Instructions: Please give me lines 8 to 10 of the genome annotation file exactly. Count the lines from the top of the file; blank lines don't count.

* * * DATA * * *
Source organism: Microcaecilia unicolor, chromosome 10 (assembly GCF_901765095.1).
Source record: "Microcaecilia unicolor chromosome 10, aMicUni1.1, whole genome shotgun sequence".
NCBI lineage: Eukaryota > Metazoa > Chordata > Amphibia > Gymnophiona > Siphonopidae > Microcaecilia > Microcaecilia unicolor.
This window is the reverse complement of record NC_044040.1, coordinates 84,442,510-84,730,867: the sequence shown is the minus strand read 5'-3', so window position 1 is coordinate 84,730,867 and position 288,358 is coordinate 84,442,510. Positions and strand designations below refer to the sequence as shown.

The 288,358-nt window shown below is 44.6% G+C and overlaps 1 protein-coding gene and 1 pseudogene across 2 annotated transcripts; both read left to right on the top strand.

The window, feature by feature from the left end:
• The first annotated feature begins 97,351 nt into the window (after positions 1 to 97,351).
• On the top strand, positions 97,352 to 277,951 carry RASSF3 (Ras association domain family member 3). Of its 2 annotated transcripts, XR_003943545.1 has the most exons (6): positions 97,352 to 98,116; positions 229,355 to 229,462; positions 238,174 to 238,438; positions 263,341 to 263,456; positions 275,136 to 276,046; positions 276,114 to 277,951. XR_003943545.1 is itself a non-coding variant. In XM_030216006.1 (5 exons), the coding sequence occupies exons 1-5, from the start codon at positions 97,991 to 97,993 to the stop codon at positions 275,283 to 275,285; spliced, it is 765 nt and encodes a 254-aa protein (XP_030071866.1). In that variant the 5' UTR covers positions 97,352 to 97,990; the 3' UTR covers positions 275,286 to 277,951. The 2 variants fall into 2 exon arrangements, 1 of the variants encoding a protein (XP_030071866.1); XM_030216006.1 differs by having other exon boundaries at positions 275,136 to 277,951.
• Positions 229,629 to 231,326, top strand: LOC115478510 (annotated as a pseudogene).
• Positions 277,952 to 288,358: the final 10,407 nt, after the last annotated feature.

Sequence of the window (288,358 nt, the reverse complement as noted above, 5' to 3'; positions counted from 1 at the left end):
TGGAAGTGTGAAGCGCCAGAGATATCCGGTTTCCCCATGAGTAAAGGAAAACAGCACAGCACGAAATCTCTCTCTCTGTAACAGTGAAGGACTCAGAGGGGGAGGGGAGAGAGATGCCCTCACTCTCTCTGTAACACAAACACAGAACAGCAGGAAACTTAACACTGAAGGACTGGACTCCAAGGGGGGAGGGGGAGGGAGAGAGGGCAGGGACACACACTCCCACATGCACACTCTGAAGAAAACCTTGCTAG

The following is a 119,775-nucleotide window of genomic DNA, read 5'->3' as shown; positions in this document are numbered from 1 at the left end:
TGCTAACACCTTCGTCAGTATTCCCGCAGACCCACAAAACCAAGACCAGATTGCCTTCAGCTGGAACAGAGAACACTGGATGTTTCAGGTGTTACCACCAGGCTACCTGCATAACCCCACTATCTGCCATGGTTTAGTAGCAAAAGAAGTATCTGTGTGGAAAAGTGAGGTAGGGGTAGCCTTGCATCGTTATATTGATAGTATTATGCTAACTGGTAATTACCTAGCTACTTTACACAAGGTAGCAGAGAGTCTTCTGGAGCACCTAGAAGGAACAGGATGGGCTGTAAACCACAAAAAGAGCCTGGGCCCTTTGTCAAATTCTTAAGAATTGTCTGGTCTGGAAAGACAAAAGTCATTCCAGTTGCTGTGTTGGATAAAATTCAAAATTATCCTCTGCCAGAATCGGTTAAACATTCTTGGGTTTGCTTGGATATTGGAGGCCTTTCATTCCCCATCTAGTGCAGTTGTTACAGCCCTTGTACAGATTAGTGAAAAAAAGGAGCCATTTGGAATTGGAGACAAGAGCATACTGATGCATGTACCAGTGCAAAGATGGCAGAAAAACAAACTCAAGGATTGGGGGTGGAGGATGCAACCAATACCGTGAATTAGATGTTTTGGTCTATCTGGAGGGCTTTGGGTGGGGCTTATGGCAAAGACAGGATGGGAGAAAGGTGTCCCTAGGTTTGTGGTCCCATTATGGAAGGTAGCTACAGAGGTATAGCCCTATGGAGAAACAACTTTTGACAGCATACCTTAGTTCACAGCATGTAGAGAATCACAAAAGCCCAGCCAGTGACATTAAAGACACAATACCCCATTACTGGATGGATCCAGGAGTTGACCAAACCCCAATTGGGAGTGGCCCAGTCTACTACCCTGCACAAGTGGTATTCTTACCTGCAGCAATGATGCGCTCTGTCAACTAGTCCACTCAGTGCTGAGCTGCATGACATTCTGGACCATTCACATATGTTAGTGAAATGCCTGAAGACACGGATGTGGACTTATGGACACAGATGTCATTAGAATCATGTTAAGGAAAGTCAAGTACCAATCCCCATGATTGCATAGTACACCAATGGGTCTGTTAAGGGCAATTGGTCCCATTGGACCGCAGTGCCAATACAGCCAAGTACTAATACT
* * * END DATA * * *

• On the top strand, positions 97,352 to 277,951 carry RASSF3 (Ras association domain family member 3). Of its 2 annotated transcripts, XR_003943545.1 has the most exons (6): positions 97,352 to 98,116; positions 229,355 to 229,462; positions 238,174 to 238,438; positions 263,341 to 263,456; positions 275,136 to 276,046; positions 276,114 to 277,951. XR_003943545.1 is itself a non-coding variant. In XM_030216006.1 (5 exons), the coding sequence occupies exons 1-5, from the start codon at positions 97,991 to 97,993 to the stop codon at positions 275,283 to 275,285; spliced, it is 765 nt and encodes a 254-aa protein (XP_030071866.1). In that variant the 5' UTR covers positions 97,352 to 97,990; the 3' UTR covers positions 275,286 to 277,951. The 2 variants fall into 2 exon arrangements, 1 of the variants encoding a protein (XP_030071866.1); XM_030216006.1 differs by having other exon boundaries at positions 275,136 to 277,951.
• Positions 229,629 to 231,326, top strand: LOC115478510 (annotated as a pseudogene).
• Positions 277,952 to 288,358: the final 10,407 nt, after the last annotated feature.